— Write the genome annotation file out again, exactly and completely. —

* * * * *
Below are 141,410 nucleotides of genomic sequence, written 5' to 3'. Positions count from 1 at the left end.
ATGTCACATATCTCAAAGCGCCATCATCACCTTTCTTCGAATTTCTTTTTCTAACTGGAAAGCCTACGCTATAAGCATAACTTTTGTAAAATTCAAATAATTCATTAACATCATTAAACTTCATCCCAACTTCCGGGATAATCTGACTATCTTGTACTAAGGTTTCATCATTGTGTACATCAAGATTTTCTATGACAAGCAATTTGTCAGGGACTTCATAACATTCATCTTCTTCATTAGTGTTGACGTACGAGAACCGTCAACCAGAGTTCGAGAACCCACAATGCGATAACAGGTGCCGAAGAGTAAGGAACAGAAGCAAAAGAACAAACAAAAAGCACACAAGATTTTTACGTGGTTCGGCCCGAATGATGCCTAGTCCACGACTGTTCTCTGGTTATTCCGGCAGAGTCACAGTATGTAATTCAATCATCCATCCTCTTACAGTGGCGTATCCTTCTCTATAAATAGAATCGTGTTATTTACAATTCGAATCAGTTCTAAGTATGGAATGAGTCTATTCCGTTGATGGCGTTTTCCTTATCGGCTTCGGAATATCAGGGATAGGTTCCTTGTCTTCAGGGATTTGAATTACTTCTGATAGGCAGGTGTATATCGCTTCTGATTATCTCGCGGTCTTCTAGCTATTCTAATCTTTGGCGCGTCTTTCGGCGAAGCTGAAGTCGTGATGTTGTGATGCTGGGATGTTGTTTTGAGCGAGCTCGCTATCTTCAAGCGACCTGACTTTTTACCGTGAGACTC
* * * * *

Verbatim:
Below are 141,410 nucleotides of genomic sequence, written 5' to 3'. Positions count from 1 at the left end.
ATGTCACATATCTCAAAGCGCCATCATCACCTTTCTTCGAATTTCTTTTTCTAACTGGAAAGCCTACGCTATAAGCATAACTTTTGTAAAATTCAAATAATTCATTAACATCATTAAACTTCATCCCAACTTCCGGGATAATCTGACTATCTTGTACTAAGGTTTCATCATTGTGTACATCAAGATTTTCTATGACAAGCAATTTGTCAGGGACTTCATAACATTCATCTTCTTCATTAGTGTTGACGTACGAGAACCGTCAACCAGAGTTCGAGAACCCACAATGCGATAACAGGTGCCGAAGAGTAAGGAACAGAAGCAAAAGAACAAACAAAAAGCACACAAGATTTTTACGTGGTTCGGCCCGAATGATGCCTAGTCCACGACTGTTCTCTGGTTATTCCGGCAGAGTCACAGTATGTAATTCAATCATCCATCCTCTTACAGTGGCGTATCCTTCTCTATAAATAGAATCGTGTTATTTACAATTCGAATCAGTTCTAAGTATGGAATGAGTCTATTCCGTTGATGGCGTTTTCCTTATCGGCTTCGGAATATCAGGGATAGGTTCCTTGTCTTCAGGGATTTGAATTACTTCTGATAGGCAGGTGTATATCGCTTCTGATTATCTCGCGGTCTTCTAGCTATTCTAATCTTTGGCGCGTCTTTCGGCGAAGCTGAAGTCGTGATGTTGTGATGCTGGGATGTTGTTTTGAGCGAGCTCGCTATCTTCAAGCGACCTGACTTTTTACCGTGAGACTC